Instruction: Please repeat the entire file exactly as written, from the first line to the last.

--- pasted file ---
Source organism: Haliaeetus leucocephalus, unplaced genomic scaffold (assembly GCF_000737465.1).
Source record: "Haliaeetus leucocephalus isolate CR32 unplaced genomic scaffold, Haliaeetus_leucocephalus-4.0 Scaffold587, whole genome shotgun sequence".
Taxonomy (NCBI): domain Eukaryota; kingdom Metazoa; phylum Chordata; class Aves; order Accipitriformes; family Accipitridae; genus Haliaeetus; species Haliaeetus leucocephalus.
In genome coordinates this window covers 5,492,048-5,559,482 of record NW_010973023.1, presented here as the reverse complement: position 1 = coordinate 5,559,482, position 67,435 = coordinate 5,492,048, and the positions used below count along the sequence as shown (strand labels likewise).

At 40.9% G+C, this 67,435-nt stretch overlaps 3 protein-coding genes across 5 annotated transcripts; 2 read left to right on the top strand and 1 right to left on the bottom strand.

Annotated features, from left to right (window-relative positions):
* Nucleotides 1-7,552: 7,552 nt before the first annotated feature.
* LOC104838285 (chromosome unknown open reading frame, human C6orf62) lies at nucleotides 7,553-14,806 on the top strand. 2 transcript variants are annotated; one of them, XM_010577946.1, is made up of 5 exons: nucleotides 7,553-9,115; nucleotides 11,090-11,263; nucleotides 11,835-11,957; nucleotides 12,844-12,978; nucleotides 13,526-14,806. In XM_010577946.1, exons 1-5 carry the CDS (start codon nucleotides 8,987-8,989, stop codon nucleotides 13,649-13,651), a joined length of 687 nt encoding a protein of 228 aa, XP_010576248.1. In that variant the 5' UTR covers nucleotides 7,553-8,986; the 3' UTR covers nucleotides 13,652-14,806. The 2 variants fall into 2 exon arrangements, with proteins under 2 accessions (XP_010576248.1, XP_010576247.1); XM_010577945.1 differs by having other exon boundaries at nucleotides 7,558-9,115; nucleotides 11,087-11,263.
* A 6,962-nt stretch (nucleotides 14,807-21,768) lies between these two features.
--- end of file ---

Source organism: Haliaeetus leucocephalus, unplaced genomic scaffold (assembly GCF_000737465.1).
Source record: "Haliaeetus leucocephalus isolate CR32 unplaced genomic scaffold, Haliaeetus_leucocephalus-4.0 Scaffold587, whole genome shotgun sequence".
Taxonomy (NCBI): domain Eukaryota; kingdom Metazoa; phylum Chordata; class Aves; order Accipitriformes; family Accipitridae; genus Haliaeetus; species Haliaeetus leucocephalus.
In genome coordinates this window covers 5,492,048-5,559,482 of record NW_010973023.1, presented here as the reverse complement: position 1 = coordinate 5,559,482, position 67,435 = coordinate 5,492,048, and the positions used below count along the sequence as shown (strand labels likewise).

At 40.9% G+C, this 67,435-nt stretch overlaps 3 protein-coding genes across 5 annotated transcripts; 2 read left to right on the top strand and 1 right to left on the bottom strand.

Annotated features, from left to right (window-relative positions):
* Nucleotides 1-7,552: 7,552 nt before the first annotated feature.
* LOC104838285 (chromosome unknown open reading frame, human C6orf62) lies at nucleotides 7,553-14,806 on the top strand. 2 transcript variants are annotated; one of them, XM_010577946.1, is made up of 5 exons: nucleotides 7,553-9,115; nucleotides 11,090-11,263; nucleotides 11,835-11,957; nucleotides 12,844-12,978; nucleotides 13,526-14,806. In XM_010577946.1, exons 1-5 carry the CDS (start codon nucleotides 8,987-8,989, stop codon nucleotides 13,649-13,651), a joined length of 687 nt encoding a protein of 228 aa, XP_010576248.1. In that variant the 5' UTR covers nucleotides 7,553-8,986; the 3' UTR covers nucleotides 13,652-14,806. The 2 variants fall into 2 exon arrangements, with proteins under 2 accessions (XP_010576248.1, XP_010576247.1); XM_010577945.1 differs by having other exon boundaries at nucleotides 7,558-9,115; nucleotides 11,087-11,263.
* A 6,962-nt stretch (nucleotides 14,807-21,768) lies between these two features.